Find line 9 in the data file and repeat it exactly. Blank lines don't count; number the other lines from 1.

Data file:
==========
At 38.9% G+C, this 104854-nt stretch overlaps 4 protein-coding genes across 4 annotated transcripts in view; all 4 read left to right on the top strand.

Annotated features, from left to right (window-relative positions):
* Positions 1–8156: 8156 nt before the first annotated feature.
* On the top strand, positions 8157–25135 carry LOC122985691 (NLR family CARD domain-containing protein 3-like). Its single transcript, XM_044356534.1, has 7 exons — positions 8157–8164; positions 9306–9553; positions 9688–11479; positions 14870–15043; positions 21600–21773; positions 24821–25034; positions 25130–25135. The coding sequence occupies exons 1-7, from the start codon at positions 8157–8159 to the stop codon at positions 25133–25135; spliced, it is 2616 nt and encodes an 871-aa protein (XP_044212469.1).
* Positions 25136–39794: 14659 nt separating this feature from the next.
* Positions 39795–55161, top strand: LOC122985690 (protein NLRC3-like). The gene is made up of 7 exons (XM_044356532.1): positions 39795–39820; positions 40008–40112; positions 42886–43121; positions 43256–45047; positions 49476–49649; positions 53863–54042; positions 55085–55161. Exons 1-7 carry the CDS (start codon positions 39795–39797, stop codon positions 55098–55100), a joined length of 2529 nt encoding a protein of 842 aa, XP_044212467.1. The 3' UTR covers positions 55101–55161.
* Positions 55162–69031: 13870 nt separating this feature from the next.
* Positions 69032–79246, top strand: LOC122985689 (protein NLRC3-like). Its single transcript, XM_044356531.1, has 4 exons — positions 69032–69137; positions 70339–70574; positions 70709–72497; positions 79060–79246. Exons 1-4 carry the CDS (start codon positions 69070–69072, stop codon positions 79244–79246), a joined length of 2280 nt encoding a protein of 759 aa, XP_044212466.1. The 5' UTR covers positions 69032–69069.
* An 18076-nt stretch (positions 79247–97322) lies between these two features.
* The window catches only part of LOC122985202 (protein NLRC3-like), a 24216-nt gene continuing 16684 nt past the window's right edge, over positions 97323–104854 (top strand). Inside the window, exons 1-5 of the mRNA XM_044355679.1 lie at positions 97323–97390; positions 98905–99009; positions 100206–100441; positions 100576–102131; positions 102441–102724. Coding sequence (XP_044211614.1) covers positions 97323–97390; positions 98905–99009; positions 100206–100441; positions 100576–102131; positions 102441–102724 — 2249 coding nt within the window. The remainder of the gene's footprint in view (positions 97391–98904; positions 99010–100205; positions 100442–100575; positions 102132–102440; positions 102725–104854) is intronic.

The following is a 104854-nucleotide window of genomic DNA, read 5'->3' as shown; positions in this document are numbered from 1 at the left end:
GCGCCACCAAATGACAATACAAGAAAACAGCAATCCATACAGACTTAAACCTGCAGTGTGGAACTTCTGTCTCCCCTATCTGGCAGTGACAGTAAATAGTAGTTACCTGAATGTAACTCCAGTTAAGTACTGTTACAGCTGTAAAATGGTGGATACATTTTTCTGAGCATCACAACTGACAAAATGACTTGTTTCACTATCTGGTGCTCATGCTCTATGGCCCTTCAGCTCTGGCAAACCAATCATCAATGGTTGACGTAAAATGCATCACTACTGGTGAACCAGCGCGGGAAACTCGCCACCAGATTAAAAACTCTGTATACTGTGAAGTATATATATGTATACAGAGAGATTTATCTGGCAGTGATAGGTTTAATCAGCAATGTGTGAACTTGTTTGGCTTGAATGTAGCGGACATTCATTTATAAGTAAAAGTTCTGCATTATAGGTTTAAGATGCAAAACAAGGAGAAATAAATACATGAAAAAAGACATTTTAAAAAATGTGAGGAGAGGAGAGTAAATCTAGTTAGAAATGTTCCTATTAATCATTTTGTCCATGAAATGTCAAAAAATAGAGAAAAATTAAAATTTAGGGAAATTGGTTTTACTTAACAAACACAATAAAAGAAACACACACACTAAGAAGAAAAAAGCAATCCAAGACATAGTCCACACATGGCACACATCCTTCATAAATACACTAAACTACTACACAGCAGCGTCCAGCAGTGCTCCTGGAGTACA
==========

* An 18076-nt stretch (positions 79247–97322) lies between these two features.